Can You Use Cornice Versus Crown on a Ceiling?

Hunker may earn compensation through affiliate links in this story.
Crown molding often appears between wall and ceiling.

Architecturally speaking, ceilings and walls exist as functional pieces providing support and spatial definition in home and building design. However, ceilings and walls may also hold aesthetic value. Everything from paint to posters, light fixtures, crown molding and cornices add aesthetic value and presence to walls and ceilings. Determining whether you can use cornices in place of crown molding for ceilings requires looking at the meaning of each word and understanding how they relate to interior design.

Crown Molding

Crown molding refers to any molding that "crowns" a surface. For instance, if a bookshelf or fireplace contains decorate molding that rises higher than the top of the body of the structure, this constitutes crown molding. As a generic term, crown molding can occur ultimately on any surface, with edges or decorative designs protruding higher than its top. Crown molding gets its name from the fact that it sits on top of something, in the same way that the crown of the head is on top.


Cornice may refer to one of two things. In classical Greek architecture, a cornice constitutes part of the entablature, or the structural element between the columns and roof of a building. In modern interior design, cornice refers to a decorative element used as a transition between a wall and a ceiling. Such cornices assume a variety of forms, from simple designs consisting of nothing more than single painted wood boards to ornate carvings that create designs on the ceiling and walls of a room. The word may also denote a horizontal covering to hide curtain rods.

Crown Molding Versus Cornice

Modern cornices found in interior environments constitute a type of crown molding. Because it sits between the wall and ceiling of a room, a cornice technically crowns the wall, making it a form of crown molding. In some cases, the term cornice refers to ornate molding designs between a ceiling and a wall, while the term crown molding references more simplistic designs. Technically, however, the only differences between these terms lies in the fact that crown molding generically refers to all such molding.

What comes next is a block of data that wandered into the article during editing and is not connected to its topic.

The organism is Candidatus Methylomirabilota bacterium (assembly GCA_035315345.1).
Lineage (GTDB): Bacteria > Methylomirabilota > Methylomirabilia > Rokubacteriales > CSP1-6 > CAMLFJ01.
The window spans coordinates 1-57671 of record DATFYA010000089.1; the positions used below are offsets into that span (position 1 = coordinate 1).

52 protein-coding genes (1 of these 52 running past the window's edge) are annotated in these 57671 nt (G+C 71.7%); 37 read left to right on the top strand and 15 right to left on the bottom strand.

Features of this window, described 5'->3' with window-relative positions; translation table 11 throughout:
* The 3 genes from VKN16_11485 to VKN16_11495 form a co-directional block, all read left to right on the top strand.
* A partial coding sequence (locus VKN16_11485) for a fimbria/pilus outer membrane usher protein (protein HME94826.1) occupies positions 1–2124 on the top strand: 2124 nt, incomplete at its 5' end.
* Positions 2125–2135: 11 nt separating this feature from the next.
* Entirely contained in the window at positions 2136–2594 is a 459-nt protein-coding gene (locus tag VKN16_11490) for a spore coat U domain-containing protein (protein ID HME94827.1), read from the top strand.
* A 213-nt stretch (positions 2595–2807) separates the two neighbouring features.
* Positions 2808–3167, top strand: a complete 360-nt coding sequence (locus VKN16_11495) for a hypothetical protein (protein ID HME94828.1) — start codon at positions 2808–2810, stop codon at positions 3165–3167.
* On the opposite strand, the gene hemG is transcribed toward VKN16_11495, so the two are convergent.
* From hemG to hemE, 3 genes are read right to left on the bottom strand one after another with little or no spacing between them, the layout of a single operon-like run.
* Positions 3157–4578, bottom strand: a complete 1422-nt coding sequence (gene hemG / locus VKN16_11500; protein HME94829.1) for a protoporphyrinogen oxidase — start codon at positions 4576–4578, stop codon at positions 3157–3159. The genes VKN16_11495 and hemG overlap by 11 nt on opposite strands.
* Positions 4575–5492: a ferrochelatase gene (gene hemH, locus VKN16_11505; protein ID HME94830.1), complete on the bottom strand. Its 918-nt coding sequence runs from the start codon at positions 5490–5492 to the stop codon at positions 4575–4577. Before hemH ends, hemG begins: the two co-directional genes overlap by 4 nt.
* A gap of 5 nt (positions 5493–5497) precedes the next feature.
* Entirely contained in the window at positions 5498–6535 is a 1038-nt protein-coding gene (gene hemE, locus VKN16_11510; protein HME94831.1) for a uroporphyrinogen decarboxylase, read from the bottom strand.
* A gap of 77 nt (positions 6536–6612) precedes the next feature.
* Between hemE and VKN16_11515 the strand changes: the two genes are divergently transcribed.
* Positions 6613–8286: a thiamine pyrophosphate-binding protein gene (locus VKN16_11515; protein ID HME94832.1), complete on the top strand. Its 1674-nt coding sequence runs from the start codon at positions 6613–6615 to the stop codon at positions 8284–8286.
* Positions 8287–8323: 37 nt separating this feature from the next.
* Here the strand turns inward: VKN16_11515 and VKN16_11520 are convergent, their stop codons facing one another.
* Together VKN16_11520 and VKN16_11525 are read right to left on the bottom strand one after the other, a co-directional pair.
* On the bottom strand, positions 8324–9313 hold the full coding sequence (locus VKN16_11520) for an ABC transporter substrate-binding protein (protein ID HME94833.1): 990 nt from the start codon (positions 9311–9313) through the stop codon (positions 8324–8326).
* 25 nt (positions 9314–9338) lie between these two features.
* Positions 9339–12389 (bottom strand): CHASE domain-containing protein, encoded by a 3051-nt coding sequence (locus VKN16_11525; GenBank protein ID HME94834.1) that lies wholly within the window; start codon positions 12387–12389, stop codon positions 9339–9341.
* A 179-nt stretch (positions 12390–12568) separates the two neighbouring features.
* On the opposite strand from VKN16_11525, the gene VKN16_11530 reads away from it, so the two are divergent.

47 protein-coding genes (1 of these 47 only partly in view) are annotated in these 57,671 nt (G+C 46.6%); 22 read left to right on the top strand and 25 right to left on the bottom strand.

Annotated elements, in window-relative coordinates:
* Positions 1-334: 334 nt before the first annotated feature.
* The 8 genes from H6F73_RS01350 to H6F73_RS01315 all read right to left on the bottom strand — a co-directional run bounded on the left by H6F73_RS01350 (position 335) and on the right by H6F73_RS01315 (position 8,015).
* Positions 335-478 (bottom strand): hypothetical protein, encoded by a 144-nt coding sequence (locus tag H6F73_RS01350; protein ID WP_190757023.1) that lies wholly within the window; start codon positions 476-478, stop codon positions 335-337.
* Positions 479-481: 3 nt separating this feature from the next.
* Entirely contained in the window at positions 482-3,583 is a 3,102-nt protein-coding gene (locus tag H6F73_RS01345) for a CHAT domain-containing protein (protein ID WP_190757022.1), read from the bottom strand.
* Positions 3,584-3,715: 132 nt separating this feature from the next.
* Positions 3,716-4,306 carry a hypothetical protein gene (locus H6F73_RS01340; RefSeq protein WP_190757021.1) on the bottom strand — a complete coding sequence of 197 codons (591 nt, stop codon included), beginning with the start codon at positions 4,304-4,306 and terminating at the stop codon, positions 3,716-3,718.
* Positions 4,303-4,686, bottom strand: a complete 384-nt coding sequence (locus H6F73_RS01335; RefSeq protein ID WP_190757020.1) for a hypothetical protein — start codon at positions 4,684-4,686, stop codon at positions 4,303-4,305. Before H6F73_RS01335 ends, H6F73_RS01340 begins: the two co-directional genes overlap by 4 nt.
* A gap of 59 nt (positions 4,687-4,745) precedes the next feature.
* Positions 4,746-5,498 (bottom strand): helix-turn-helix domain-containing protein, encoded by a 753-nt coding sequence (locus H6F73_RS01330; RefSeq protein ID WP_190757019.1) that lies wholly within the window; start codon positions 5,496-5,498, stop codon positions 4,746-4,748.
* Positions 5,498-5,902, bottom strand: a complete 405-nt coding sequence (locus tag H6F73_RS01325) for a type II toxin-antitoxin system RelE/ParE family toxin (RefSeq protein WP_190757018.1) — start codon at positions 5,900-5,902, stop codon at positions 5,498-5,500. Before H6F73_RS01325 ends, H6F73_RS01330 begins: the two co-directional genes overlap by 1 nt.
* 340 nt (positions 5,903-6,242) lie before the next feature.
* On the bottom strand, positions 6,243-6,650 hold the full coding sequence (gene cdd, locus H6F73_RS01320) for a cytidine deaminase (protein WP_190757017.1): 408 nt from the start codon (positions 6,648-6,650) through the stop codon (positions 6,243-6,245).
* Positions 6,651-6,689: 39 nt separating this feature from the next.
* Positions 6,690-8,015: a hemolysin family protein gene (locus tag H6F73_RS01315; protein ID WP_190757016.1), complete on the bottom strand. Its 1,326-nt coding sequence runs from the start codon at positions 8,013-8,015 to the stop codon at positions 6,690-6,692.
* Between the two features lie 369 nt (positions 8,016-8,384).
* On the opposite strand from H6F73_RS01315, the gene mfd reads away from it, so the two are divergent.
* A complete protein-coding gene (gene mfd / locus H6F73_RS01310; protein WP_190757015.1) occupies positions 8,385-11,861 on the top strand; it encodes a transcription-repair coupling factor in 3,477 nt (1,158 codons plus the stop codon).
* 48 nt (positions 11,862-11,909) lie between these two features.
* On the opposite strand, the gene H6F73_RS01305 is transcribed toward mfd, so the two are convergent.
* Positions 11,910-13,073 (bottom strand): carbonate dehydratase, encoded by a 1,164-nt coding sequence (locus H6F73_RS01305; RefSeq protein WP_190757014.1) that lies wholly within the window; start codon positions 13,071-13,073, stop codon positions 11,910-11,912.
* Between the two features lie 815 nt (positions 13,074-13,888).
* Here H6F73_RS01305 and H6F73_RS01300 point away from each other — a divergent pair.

Using Crown Molding and Cornices

Interior spaces often use crown molding and cornices simultaneously. Technically speaking, you cannot use a cornice instead of a crown because they constitute the same thing. However, some interior design resources, such as the book "Interior Trim: Making, Installing and Finishing," recommend matching cornices to crown molding on bookshelves, fireplaces, cabinets and doorways to create an overall sense of aesthetic cohesion in a room. This may prove somewhat difficult with ornate cornices, requiring the assistance of a professional carpenter or contractor.


Will Gish

Will Gish slipped into itinerancy and writing in 2005. His work can be found on various websites. He is the primary entertainment writer for "College Gentleman" magazine and contributes content to various other music and film websites. Gish has a Bachelor of Arts in art history from University of Massachusetts, Amherst.